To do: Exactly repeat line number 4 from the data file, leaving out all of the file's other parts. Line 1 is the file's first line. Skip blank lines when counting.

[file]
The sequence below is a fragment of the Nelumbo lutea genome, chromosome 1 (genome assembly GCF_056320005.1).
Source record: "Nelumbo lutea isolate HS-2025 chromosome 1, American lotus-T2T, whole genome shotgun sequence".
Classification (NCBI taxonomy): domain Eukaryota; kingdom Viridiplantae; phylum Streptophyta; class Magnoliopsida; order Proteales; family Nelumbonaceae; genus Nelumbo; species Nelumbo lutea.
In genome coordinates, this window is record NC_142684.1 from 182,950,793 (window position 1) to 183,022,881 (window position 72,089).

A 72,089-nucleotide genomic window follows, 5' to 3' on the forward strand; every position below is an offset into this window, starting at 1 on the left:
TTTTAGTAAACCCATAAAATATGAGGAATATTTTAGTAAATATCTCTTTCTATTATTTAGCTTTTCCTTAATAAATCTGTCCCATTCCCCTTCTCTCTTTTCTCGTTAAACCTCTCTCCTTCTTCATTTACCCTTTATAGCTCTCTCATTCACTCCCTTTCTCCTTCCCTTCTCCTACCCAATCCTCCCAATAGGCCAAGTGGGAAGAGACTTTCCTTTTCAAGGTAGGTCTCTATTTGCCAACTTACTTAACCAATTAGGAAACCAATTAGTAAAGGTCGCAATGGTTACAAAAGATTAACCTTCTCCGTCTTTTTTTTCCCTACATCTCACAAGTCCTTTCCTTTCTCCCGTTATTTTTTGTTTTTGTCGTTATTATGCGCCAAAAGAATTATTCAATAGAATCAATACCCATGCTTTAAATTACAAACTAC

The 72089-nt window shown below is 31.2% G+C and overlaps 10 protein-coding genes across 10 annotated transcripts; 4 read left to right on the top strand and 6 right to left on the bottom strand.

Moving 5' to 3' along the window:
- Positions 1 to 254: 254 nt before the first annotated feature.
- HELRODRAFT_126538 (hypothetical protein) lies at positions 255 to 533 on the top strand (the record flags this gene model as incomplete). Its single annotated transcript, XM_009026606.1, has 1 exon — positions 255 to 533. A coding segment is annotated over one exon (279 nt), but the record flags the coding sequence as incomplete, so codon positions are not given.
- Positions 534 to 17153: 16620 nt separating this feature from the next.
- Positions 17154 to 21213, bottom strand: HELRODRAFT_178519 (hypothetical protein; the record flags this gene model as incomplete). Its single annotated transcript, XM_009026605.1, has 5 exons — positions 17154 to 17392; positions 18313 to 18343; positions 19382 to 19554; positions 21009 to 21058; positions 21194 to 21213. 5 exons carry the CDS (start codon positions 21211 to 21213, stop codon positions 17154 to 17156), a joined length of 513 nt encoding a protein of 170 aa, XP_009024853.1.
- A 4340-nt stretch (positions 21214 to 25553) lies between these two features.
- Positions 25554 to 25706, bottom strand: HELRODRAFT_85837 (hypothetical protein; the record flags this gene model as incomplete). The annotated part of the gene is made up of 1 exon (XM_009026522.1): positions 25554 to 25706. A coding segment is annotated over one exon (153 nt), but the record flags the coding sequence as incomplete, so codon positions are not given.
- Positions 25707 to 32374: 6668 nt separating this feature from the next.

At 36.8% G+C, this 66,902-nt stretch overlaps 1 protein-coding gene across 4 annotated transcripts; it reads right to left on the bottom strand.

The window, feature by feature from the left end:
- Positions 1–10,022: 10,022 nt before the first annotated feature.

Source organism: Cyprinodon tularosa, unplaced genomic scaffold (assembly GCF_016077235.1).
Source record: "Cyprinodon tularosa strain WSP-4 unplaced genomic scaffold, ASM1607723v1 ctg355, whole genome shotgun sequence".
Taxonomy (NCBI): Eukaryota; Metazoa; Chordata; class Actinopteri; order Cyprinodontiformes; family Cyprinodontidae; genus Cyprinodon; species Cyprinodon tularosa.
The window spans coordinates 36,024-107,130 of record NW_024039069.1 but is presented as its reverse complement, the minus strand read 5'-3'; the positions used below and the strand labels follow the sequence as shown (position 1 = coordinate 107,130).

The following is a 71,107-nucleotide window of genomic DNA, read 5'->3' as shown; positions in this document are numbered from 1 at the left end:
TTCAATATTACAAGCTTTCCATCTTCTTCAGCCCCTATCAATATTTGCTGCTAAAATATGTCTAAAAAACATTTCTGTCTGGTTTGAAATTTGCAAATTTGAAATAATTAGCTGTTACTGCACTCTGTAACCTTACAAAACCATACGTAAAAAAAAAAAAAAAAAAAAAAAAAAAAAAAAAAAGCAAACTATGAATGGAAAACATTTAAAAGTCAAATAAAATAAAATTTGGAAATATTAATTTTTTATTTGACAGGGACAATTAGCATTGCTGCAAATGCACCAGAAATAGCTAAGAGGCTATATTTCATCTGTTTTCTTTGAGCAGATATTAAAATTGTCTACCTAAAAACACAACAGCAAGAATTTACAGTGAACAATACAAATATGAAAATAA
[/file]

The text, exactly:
In genome coordinates, this window is record NC_142684.1 from 182,950,793 (window position 1) to 183,022,881 (window position 72,089).